Thursday, March 27, 2008

The choir loft question

On this thread, I discussed the positioning of the choir.

I just received this response in my inbox, and it is worth sharing:

The issue of the proper (and older, that is, ancient) placement of the choir goes far deeper than the proposed continued use of the choir loft; in fact, such a proposition is based upon a generally-held misconception, especially in the United States. For starters, in the States choir lofts in "Pre-Vatican II churches" have been of course the norm. In Europe however, choir lofts were not the norm in ancient churches (i.e., far older than 200 years, the age of the oldest substantially-sized church in the United States) for simply the fact that the location of the choir (referring to the space, aka the presbyterium or chancel) was properly located within the sanctuary. Unfortunately in the United States, most sanctuaries were designed and constructed without a chancel, as opposed to those in England, which as a matter of course, even the smallest of slipper chapels had a chancel, if only able to accommodate a prie dieu on each side!

During the Baroque period, the placement of the choir (meaning the people) was forcibly and drastically changed when mixed choirs of men and women replaced scholas formed of men and boys (males) in order to accommodate the operatic music that unfortunately came into vogue (and which subsequently was thankfully prescribed under St. Pius X's reform of sacred music). As women were prohibited from the sanctuary during the liturgical services, the placement of the choir (people) was required to be shifted outside of the sanctuary, thus the creation of the choir loft, of which formerly, the only such structure in a church was normally an organ loft.

One could digress on how this unfortunate state of affairs had disastrous consequences for the Roman liturgy, but suffice it to state here that the most crucial negative effect was the practical abolishment of the choir as a liturgical office in parishes and even in cathedrals (other than a few cathedral choirs, the only substantial parochial holdout against this state of affairs was in England, thankfully to their liturgical sensibilities of "the dogma of good taste").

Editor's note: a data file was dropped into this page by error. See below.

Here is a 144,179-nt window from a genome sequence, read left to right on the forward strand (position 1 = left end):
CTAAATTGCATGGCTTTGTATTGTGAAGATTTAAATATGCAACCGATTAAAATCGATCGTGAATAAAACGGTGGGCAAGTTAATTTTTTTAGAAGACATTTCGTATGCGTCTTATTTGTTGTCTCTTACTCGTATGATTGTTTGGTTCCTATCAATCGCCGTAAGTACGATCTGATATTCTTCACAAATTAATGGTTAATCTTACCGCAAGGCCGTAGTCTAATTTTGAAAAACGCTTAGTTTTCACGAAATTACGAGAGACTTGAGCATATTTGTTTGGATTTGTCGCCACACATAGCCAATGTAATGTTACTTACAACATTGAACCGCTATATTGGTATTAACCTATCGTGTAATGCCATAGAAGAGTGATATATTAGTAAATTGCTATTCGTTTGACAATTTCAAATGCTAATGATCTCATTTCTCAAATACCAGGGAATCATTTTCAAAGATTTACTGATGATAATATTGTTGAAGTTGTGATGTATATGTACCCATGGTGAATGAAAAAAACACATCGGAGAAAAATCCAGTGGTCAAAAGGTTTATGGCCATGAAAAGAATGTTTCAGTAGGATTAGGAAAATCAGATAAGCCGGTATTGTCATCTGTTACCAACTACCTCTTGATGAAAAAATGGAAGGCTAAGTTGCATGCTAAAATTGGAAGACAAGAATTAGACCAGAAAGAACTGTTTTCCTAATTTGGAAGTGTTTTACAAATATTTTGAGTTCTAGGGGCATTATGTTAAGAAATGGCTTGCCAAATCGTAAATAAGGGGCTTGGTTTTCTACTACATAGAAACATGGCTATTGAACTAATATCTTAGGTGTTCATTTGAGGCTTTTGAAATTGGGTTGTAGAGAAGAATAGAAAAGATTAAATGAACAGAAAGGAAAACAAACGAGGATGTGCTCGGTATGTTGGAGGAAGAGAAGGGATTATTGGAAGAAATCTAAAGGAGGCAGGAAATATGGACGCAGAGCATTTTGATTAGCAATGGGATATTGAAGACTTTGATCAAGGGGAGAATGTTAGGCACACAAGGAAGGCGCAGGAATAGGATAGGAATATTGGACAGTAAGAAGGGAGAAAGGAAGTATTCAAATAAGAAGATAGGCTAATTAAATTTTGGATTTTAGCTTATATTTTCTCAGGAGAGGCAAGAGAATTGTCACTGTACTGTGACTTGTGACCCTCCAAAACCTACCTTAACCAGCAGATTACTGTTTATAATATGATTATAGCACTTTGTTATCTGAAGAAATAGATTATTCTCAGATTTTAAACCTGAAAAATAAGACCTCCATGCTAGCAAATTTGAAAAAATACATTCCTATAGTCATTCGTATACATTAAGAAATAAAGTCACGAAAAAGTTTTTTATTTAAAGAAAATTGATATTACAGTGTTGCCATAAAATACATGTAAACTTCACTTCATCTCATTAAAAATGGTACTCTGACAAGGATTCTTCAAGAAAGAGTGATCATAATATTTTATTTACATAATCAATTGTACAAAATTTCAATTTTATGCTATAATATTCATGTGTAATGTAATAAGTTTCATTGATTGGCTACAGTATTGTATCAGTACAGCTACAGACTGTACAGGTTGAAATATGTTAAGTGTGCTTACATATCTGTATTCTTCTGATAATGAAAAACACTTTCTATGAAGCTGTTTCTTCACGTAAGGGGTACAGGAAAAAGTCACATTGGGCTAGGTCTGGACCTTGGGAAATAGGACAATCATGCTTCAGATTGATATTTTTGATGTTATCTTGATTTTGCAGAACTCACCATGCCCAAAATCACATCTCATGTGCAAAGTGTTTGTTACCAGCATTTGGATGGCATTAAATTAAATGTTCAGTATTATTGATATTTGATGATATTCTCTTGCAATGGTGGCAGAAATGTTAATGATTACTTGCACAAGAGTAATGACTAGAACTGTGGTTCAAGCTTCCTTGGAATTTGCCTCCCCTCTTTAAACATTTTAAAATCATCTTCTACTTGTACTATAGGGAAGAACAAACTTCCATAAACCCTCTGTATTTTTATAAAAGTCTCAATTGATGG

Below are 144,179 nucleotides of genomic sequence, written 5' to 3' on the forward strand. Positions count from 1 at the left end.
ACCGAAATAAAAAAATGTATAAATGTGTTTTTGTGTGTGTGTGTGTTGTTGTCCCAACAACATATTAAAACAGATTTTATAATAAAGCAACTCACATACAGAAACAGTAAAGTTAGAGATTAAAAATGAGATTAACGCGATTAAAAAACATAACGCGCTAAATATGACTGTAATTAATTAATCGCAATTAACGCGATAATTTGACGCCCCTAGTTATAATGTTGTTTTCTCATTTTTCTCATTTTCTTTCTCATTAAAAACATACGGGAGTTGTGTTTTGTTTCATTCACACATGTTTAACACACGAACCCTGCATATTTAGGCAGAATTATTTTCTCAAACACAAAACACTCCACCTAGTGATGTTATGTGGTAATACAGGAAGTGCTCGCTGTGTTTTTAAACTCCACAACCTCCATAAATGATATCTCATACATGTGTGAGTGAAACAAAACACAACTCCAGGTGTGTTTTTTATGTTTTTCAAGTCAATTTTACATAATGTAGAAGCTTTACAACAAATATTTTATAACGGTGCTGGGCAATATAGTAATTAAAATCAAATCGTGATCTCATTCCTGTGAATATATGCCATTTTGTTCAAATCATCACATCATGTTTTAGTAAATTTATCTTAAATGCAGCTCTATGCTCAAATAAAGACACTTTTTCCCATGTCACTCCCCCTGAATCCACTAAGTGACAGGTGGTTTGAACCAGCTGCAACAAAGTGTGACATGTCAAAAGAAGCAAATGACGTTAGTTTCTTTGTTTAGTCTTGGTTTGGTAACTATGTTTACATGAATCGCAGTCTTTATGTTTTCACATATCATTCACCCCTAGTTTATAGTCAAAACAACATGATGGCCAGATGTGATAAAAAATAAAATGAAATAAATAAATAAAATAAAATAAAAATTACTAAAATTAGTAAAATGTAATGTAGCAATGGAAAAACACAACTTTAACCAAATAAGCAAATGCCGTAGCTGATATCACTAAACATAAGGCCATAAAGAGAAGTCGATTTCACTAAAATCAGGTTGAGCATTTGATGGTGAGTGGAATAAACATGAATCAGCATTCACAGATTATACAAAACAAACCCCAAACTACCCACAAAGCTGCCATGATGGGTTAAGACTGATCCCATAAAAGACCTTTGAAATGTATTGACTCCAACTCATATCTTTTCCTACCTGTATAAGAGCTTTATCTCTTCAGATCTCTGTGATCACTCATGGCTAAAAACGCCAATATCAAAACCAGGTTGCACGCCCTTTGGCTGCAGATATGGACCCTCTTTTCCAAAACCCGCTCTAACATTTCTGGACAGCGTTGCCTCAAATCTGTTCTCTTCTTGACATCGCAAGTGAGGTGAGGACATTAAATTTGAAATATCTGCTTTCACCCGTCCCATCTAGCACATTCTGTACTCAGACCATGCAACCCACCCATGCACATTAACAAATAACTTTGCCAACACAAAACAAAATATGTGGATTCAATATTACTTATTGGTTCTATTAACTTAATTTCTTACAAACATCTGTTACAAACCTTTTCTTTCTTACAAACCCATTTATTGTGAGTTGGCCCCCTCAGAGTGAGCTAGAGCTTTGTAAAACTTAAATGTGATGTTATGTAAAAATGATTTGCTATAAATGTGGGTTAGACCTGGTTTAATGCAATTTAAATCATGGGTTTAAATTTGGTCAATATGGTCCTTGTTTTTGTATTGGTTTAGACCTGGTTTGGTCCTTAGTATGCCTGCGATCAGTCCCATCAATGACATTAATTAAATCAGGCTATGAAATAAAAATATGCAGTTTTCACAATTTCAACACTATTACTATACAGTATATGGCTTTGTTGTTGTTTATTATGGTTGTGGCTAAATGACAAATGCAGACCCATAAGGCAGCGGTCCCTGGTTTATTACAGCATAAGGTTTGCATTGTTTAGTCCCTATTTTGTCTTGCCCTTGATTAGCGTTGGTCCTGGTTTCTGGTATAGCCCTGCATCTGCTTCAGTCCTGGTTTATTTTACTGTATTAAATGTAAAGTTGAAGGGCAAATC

It was Pope St. Pius X per his motu proprio on the restoration of sacred music (Tra le sollecitudini), particularly of Gregorian chant, who worked to have mixed choirs replaced by actual scholas of men and boys (a desire reiterated by Pope Pius XII in his decree on sacred music in the liturgy in 1958), who as males, could exercise this role as a liturgical office as was intended (i.e., vested in cassock and surplice and situated within the sanctuary). The women meanwhile, could of course sing the Kyriale and other hymns from their proper places in the pews (obviously an exception exists for female religious in their own convents). There were some tolerances made as to mixed choirs and even women executing the propers (clearly stated for extraordinary situations only), but again, these were supposed to be exceptions to the rule, not the norm.

Finally, in essence I agree with Bishop Herzog's assessment of the inadequacy of the choir loft for purposes of proper participation of the faithful during the liturgy. It is a proven fact that from the chancel a schola meister can effectively direct the faithful for their parts of the Kyriale, etc., as witnessed in many churches where this proper arrangement has been restored. And as His Excellency rightfully points out, the faithful are better united ─visibly, directionally and acoustically ─to the schola, and thereby the official liturgical actions. Also, the proper use of the chancel has acoustical benefits that a choir loft does not, usually in the form of enclosing walls (or even a rounded apse), which prevents the "singing in a wind tunnel" effect that choir lofts always seem to have, especially in larger churches. A very small, but well-trained schola can actually sound louder situated in the chancel, then a choir of 50 in a choir loft located at the far end of the nave (we actually experienced this scenario at St. Vincent de Paul Church, where we do have a chancel, and a choir loft at the rear of the large church). I would finally add that from a practical standpoint, when such a schola sings from the chancel, microphones are completely unnecessary, both for those in the nave, and even more importantly, to the ministers in the sanctuary (with whom the schola is more closely united and thereby coordinated with).

My 2 cents worth.

Louis J. Tofari
Kansas City, MO

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